Director: Chris Columbus
Writer: Nicholas Kazan (Screenplay) Isaac Asimov, Robert Silverberg (Novel ‘The Positronic Man‘)
Starring: Robin Williams, Embeth Davidtz, Sam Neill, Oliver Platt, Kiersten Warren, Wendy Crewson, Hallie Kate Eisenberg, Lindze Letherman
Plot: An android endeavour to become human as he gradually acquires emotions.
There may be spoilers the rest of the review
Verdict: Brilliant Story of Undying Love
Story: Bicentennial Man starts when the Martin family Richard (Neill), Ma’am (Crewson) children Amanda and Grace get a android which is accidently named Andrew (Williams). Andrew becomes part of the family with his unique programming making him the only android who can think for himself. Richard decides to continuing teaching Andrew the ways of the world including pushing his creative ways.
As the years go by the house has become filled clocks and the girls have grown up with Amanda (Davidtz) known as little miss becoming his close friend. Richard decides to open a bank account for Andrew to sell the clocks he has been making for him for years giving Andrew a chance to move forward with his world of looking after himself.
Andrew requests his own freedom from the family and sets out on his own voyage of discovery and his ultimate desire, to become human and truly understand all of the emotions humans have and with the help of Rupert Burns (Platt) everything could become a reality for Andrew.
Bicentennial Man tells the incredible story behind a seemingly every day android who starts to think for himself, he wants to learn about the world. We see how he wants to go about making himself human so he can understand feelings, emotions and most of all love. The quest follows him through 200 years of ups and downs but ultimately he has to overcome the hardest of all challenges. This story ends up following through the lives in a way that never overcomplicates things and we just see the one story without seeing how the rest of the world is changing. I think this is one of the best stories of trying to find a place to fit in I have seen.
Robin Williams: Andrew Martin is our android who goes on an incredible 200 yearlong adventure where he starts out as a ‘household appliance’ before learning on his own free will. He gets taught along the way and soon decides he wants to be a human being. We watch how he watches people live and die in his quest to become human making him truly unique to the world. Robin gives one of his most underrated performances where he gets to show his serious side and comedic side through the film.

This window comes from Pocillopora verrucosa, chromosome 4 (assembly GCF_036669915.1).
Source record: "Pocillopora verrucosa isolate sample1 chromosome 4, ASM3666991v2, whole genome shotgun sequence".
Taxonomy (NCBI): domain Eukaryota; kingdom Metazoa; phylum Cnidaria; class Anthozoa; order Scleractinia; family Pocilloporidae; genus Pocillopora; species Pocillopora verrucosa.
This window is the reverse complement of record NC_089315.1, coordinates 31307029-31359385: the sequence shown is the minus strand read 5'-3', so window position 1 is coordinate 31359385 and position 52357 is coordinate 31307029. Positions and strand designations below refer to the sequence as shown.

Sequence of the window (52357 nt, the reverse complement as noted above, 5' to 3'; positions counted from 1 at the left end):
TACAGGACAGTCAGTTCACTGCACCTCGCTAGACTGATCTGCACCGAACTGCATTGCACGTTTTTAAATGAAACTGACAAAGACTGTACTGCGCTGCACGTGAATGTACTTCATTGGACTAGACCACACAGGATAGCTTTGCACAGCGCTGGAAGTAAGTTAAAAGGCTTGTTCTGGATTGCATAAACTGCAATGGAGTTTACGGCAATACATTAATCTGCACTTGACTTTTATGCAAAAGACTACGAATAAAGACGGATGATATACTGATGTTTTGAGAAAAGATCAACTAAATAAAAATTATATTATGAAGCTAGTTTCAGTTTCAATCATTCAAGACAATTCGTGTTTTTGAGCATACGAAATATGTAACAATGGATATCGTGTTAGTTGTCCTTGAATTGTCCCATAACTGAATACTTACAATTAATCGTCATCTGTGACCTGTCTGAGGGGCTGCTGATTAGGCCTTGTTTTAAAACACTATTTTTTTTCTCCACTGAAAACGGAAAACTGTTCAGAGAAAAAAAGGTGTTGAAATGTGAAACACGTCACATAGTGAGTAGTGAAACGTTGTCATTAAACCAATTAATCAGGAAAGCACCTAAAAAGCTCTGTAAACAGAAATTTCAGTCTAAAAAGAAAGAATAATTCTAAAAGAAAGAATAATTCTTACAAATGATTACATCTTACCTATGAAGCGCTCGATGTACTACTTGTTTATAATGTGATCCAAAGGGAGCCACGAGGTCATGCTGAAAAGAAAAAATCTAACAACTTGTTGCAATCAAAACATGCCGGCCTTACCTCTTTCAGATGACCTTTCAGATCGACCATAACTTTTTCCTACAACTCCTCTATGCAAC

Embeth Davidtz: Amanda Martin/Portia Charney, first Amanda is the youngest of the two girls Andrew first got to know, he watches her whole life and the two have a bond that could never be during her life time. Portia is Amanda granddaughter who Andrew turns to because she is the only family left in her future life, the two eventually put their difference behind them and become madly in love and it is with her Andrew challenges to become a legal human. Embeth gives a brilliant performance where she plans a full range of ages as well as multiple characters.
Sam Neill: Richard Martin is the man who bought Andrew but quickly learnt that he was different to the rest of the androids in the world. He teaches Andrew the ways of the world giving him a living. He watches his own family grow up his two girls and Andrew leave but he always knows he has had a brilliant life. Sam gives us a great performance in this role where he plays the caring father and man.
Oliver Platt: Rupert Burns is the man trying to conduct research on Andrew models of androids, he works on a shoestring budget but Andrew teams up with him to make the research reach the next level as the two spend their whole lives trying to turn Andrew into a human leading to them both making ground-breaking breakthroughs in medical advancements. Oliver gives us a good supporting performance which works well with Robin’s performance.
Support Cast: Bicentennial Man isn’t the largest and each character has a different reaction to Andrew, some good some bad.
Director Review: Chris Columbus – Chris gives us one of the most charming films of his career which does included bigger and more popular films.
Comedy: Bicentennial Man has good use of comedy that just takes away the serious side of certain moments but isn’t over the top.
Romance: Bicentennial Man has a love story that shows just how long people can wait to have their love legally validated and whether certain things are making sense in the real world.
Sci-Fi: Bicentennial Man brings us into the future of robots in the real world and while we see advances in technology that will improve life for humans.
Settings: Bicentennial Man may well be set in the future but tries to keep everything feeling only slightly in the future without being all about the future settings.
Special Effects: Bicentennial Man has great effects through the androids life span.
Suggestion: Bicentennial Man is one I think people should watch, I am aware it wasn’t the critics favourites but it is very enjoyable. (Watch)
Best Part: The end is very rewarding.
Worst Part: We do miss a lot of the life Andrew lives.
Funniest Scene: Andrew’s fear of windows.
Romantic Moment: 75th birthday.
Chances of Tears: Yes you could have some.
Chances of Sequel: No
Post Credits Scene: No
Oscar Chances: Nominated for an Oscar for Best Make Up
Box Office: $ 58 Million
Budget: $100 Million
Runtime: 2 Hours 12 Minutes
Tagline: One robot’s 200 year journey to become an ordinary man.
Trivia: Disney asked that the budget be cut by approximately $20 million, and when the film was released on Christmas Day, it flopped at the box office. Robin Williams blamed Disney’s marketing and the loss of content the film suffered because of the budget cuts. As a result, he fell out with Disney again.
Overall: One of my personal favourites and a beautiful story